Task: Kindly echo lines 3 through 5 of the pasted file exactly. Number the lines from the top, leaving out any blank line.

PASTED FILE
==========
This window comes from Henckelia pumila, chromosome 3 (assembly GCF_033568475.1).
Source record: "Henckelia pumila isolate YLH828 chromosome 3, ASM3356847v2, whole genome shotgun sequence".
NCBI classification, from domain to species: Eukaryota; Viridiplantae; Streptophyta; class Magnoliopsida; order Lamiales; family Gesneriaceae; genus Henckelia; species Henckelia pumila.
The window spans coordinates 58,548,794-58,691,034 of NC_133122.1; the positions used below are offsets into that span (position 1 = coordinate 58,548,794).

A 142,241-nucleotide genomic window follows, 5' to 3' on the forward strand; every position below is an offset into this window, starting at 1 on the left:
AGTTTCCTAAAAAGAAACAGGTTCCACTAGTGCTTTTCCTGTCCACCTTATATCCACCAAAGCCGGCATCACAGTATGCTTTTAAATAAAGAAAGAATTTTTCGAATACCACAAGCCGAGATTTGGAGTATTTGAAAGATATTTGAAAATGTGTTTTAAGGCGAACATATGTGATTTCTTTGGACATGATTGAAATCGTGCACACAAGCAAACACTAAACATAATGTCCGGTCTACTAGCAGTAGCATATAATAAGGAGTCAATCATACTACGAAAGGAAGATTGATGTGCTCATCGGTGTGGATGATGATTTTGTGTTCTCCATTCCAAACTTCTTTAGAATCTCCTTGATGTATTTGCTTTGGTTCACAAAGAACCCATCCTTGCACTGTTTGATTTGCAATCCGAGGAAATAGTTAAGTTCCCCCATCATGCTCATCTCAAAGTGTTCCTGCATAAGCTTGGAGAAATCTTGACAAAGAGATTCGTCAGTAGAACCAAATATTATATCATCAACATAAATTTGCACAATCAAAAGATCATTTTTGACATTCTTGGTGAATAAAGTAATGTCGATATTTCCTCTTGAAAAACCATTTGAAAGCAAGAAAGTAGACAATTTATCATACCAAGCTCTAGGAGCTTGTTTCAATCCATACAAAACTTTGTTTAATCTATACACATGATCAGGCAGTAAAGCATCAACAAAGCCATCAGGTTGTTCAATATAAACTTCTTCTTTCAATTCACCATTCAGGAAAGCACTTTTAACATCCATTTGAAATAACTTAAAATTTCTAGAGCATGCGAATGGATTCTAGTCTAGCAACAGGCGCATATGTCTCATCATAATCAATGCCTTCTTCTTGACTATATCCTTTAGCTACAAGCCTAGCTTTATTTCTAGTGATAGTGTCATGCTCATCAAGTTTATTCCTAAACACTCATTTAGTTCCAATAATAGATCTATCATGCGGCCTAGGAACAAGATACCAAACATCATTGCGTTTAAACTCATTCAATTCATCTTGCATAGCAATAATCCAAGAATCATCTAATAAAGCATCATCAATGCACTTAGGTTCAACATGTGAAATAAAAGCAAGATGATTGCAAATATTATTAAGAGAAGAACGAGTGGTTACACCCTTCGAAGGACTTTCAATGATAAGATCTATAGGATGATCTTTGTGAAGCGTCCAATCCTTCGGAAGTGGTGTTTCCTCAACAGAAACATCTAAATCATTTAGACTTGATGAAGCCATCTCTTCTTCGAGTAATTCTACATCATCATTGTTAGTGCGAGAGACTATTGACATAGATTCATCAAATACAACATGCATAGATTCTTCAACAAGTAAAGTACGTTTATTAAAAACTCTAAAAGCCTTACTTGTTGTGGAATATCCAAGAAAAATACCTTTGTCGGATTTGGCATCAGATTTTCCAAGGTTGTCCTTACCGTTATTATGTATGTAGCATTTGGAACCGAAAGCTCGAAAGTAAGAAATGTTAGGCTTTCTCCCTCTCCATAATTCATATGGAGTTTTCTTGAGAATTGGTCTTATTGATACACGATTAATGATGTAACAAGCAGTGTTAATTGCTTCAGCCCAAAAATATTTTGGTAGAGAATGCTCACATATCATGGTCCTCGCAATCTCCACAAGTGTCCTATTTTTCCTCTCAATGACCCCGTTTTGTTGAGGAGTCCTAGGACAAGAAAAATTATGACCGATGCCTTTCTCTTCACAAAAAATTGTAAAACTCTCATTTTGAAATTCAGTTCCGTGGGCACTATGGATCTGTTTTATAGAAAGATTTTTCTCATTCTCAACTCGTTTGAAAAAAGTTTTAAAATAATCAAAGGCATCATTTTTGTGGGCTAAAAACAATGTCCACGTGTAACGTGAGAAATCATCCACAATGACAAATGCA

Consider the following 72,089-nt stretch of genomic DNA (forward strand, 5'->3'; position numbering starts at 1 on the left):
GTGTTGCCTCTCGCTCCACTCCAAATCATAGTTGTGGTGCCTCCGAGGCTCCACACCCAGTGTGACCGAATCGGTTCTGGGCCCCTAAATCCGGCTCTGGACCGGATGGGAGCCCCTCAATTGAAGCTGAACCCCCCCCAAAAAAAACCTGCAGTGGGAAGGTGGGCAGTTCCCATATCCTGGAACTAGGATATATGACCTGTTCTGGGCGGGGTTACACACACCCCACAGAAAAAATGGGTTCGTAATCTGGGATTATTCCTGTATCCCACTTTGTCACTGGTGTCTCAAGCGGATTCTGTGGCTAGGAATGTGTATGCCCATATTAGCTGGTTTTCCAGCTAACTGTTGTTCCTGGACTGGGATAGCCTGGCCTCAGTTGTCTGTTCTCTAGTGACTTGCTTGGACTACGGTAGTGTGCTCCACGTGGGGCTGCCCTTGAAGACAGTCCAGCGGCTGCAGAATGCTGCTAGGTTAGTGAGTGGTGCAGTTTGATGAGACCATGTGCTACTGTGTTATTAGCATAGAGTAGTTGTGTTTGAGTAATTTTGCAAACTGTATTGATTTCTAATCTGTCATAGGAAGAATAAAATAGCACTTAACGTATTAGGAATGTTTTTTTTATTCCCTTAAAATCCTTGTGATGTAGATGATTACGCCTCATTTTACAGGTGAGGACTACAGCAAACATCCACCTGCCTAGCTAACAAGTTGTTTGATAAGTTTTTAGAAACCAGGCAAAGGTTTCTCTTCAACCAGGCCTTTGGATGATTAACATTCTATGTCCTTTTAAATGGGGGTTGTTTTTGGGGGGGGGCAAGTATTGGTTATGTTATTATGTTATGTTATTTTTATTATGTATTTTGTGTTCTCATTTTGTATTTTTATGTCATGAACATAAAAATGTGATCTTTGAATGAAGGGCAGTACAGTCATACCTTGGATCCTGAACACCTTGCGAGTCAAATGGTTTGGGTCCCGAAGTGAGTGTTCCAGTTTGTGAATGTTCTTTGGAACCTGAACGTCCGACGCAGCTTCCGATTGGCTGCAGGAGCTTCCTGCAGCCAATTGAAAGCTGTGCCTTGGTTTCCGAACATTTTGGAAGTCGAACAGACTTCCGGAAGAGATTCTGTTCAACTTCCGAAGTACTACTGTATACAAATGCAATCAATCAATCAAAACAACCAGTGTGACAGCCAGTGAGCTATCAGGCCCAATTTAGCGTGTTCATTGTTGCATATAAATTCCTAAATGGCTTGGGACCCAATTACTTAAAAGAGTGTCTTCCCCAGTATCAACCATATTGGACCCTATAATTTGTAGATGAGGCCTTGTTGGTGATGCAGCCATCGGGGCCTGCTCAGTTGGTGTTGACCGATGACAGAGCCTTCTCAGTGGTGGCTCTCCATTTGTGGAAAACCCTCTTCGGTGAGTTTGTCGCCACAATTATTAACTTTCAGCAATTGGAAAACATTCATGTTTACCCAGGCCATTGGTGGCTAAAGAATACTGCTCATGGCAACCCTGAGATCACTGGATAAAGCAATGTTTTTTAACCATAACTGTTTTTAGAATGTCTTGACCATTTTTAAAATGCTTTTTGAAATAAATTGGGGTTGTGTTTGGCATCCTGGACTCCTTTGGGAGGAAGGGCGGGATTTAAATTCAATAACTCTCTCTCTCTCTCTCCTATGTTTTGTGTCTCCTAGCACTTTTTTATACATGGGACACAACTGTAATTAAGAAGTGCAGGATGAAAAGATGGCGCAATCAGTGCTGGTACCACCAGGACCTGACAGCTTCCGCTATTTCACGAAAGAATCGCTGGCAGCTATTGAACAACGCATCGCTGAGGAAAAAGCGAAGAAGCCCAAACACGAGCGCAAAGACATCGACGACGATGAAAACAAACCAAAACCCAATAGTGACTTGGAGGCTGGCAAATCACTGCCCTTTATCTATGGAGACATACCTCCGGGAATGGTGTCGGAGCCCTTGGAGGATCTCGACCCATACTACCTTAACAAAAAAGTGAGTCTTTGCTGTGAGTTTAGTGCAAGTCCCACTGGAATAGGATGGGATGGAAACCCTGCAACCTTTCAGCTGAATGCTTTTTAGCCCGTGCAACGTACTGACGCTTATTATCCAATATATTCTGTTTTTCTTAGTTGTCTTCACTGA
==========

NCBI classification, from domain to species: Eukaryota; Viridiplantae; Streptophyta; class Magnoliopsida; order Lamiales; family Gesneriaceae; genus Henckelia; species Henckelia pumila.
The window spans coordinates 58,548,794-58,691,034 of NC_133122.1; the positions used below are offsets into that span (position 1 = coordinate 58,548,794).

A 142,241-nucleotide genomic window follows, 5' to 3' on the forward strand; every position below is an offset into this window, starting at 1 on the left: